Last Comic Standing

TV review by
Sierra Filucci, Common Sense Media
Last Comic Standing TV Poster Image
Comedians compete in so-so reality show. Teens OK.

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age 9+
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A lot or a little?

The parents' guide to what's in this TV show.

Positive Messages

Comedians make fun of themselves a lot, including making jokes about their physical appearance, disability, sexual orientation, race, etc. Stereotypes are common joke material. Judges can be harsh and insulting.


Plenty of sexually themed jokes, though not graphic.


Major swearing is bleeped. "Bitch," "whore," "hell," etc. make occasional appearances.


Capital One sponsors part of the show and is mentioned regularly.

Drinking, Drugs & Smoking

Jokes about drugs, alcohol, and tobacco occur sporadically. Some comedians may drink and smoke in the periphery.

What parents need to know

Parents need to know that this reality show features comedians competing against one another through stand-up routines. The comedians' material is generally tame, though some of it contains sexual, racial, homophobic, and body-size humor. The judges are occasionally harsh and insulting. In general, the humor is aimed at adults, though most teens will find an occasional laugh.

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Teen, 13 years old Written byfoxmalmage13 June 4, 2015

Last Comic Standing

It can be pretty funny, but get pretty raunchy.

What's the story?

Take American Idol, mix it with Survivor, and cast it with amateur and circuit comedians and you have LAST COMIC STANDING. This reality competition series proposes to find the funniest person in America (and sometimes even further afield than that) by holding open talent calls and bringing the best candidates back to Hollywood to live together while competing against each another in challenges. Ultimately, the finalists vie for a cash prize, a development deal, and a TV special.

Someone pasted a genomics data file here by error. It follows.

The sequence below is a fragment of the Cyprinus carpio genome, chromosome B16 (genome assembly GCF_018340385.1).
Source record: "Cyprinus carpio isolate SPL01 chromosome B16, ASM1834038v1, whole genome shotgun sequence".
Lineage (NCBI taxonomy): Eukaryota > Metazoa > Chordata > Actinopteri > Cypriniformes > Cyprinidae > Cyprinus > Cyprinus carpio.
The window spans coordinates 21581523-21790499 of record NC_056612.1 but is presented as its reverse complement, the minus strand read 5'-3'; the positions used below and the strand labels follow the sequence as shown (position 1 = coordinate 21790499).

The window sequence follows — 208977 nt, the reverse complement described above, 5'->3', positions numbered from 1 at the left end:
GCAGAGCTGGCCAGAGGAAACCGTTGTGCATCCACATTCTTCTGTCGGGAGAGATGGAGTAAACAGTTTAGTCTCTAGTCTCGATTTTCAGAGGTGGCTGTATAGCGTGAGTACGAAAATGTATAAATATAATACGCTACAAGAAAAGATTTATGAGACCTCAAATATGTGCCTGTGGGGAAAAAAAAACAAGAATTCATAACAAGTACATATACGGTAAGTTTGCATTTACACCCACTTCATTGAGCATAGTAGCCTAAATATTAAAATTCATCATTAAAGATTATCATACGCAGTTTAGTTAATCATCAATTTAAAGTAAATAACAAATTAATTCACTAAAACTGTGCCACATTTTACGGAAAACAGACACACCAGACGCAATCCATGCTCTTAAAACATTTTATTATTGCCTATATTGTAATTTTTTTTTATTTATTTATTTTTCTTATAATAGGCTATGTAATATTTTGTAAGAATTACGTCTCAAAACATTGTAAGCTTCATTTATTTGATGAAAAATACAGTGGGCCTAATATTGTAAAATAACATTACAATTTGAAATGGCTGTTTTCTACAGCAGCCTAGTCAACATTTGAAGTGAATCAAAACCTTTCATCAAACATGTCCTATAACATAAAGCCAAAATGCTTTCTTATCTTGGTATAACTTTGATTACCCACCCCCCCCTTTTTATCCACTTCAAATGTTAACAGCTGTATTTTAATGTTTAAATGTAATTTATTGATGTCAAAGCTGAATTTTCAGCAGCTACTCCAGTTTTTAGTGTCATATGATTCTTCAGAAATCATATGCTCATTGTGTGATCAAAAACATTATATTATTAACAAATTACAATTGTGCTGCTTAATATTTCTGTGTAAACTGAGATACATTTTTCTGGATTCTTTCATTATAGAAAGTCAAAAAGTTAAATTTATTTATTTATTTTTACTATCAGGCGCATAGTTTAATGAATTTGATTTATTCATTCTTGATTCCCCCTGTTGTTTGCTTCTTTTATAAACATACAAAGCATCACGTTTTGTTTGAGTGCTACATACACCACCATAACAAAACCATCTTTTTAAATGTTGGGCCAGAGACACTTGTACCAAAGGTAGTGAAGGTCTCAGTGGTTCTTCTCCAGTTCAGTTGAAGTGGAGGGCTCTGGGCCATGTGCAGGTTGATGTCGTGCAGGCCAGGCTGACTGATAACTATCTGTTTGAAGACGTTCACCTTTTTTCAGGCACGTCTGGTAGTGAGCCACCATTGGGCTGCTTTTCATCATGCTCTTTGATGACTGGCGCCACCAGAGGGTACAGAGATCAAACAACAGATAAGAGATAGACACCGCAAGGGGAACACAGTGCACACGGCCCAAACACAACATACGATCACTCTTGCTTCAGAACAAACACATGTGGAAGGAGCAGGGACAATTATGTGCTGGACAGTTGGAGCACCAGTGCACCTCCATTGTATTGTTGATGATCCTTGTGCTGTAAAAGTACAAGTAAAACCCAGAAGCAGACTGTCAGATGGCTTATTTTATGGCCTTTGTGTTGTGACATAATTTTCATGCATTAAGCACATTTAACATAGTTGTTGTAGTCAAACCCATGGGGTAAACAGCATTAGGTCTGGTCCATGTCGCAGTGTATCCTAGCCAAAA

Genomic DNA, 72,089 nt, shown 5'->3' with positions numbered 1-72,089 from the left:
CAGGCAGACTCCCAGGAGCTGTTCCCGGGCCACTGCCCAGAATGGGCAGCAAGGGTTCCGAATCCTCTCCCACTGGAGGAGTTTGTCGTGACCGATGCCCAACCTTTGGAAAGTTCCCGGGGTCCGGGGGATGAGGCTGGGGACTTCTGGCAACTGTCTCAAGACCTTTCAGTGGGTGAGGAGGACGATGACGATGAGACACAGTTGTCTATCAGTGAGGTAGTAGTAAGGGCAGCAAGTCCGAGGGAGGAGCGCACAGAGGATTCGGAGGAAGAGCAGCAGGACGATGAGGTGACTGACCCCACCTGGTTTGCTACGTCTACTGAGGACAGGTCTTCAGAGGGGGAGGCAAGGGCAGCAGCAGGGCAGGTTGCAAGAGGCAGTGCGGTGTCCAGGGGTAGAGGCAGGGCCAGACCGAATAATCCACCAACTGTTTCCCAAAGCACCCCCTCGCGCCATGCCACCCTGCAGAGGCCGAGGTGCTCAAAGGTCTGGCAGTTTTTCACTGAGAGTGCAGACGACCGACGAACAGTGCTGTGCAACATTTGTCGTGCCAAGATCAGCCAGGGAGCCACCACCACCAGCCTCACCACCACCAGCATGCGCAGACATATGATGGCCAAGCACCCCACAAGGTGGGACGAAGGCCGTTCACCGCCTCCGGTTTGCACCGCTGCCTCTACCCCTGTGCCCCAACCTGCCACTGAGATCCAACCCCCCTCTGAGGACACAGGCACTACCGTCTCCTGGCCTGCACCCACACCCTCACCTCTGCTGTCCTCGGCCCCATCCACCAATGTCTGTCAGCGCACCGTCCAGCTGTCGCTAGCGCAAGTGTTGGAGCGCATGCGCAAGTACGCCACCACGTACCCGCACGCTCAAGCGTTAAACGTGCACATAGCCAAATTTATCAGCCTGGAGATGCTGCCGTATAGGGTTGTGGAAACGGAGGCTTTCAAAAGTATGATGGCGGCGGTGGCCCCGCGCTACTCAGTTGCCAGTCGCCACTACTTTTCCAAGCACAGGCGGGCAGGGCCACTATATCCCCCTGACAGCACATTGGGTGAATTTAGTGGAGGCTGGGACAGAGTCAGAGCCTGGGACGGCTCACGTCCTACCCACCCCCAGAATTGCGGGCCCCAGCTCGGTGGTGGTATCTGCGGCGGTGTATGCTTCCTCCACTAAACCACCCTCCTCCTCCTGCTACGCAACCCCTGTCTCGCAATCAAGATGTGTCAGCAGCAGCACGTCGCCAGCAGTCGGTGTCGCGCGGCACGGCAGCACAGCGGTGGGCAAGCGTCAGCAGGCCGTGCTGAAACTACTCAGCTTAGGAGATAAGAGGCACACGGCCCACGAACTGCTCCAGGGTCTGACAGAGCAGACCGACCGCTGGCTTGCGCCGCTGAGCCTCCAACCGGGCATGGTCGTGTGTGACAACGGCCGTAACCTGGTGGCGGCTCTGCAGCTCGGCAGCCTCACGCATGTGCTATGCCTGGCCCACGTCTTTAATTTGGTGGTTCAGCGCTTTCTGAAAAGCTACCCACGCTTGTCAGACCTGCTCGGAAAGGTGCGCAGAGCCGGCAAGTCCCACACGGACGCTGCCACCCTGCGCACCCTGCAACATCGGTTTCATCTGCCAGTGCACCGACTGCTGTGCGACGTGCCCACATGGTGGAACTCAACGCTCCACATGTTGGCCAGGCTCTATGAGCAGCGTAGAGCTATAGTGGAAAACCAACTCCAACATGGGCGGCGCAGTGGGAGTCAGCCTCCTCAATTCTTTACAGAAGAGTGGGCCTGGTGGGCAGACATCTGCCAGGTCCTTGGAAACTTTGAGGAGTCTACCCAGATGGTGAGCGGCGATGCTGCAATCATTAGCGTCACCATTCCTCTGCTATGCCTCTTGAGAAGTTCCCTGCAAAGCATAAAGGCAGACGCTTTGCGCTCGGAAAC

Is it any good?

Overall, the judges tend to be kinder than those on Idol, though some of their comments veer toward the nasty side. Unfortunately, they're not as entertaining as the folks on Idol, either. But luckily, the comedians have a little something to offer to make up for what the judges lack. And thanks to careful editing, viewers are spared many of the groan-inducing moments and treated to only the best jokes.

The comics' material is generally clean, although sexual, racial, mildly homophobic, and fat jokes do pop up. On the downside, many of the jokes tread familiar territory, with only the rare original personality or perspective making an appearance. Occasionally there's some very bad material, but, like Idol, that's sometimes why we watch.

Talk to your kids about ...

  • Families can talk about humor. What makes a joke funny? What purpose do comedians serve in our culture? Aside from jokes, what makes a comedian funny? Why are race, sex, homosexuality, and body size common topics in comedy?

TV details

  • Premiere date: June 10, 2003
  • Network: NBC
  • Genre: Reality TV
  • TV rating: TV-14
  • Last updated: September 20, 2019

Our editors recommend

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